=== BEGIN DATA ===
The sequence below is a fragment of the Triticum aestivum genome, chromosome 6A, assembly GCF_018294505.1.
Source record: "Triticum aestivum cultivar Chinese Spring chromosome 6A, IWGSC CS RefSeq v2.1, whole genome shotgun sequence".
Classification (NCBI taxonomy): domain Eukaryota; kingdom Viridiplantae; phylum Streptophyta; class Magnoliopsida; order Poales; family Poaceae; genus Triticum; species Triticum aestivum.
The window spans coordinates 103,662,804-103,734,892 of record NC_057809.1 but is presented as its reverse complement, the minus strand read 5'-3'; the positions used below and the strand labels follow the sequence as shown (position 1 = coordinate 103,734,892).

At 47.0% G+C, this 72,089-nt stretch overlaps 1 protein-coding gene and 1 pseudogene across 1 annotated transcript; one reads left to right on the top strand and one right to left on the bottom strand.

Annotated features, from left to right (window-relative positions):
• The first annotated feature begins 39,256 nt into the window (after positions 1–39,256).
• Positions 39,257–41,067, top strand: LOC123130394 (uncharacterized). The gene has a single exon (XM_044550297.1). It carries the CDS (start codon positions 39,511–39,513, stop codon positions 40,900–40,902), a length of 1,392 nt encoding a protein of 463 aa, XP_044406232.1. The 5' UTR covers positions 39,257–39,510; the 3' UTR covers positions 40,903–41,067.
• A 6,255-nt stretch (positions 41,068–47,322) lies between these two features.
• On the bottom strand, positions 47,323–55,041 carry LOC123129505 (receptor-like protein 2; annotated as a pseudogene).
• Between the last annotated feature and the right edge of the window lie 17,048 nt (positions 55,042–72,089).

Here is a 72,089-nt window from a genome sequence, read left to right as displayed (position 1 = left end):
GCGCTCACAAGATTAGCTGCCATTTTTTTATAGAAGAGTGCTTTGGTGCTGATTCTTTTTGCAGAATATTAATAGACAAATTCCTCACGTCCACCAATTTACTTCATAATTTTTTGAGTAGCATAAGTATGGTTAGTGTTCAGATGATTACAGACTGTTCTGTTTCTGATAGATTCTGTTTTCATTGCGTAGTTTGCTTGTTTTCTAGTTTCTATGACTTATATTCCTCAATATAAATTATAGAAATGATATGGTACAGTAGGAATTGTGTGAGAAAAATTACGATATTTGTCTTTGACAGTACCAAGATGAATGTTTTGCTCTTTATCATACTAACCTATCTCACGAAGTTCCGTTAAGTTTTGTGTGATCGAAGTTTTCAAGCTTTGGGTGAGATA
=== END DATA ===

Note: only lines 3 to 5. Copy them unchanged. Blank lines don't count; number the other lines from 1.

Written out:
Classification (NCBI taxonomy): domain Eukaryota; kingdom Viridiplantae; phylum Streptophyta; class Magnoliopsida; order Poales; family Poaceae; genus Triticum; species Triticum aestivum.
The window spans coordinates 103,662,804-103,734,892 of record NC_057809.1 but is presented as its reverse complement, the minus strand read 5'-3'; the positions used below and the strand labels follow the sequence as shown (position 1 = coordinate 103,734,892).

At 47.0% G+C, this 72,089-nt stretch overlaps 1 protein-coding gene and 1 pseudogene across 1 annotated transcript; one reads left to right on the top strand and one right to left on the bottom strand.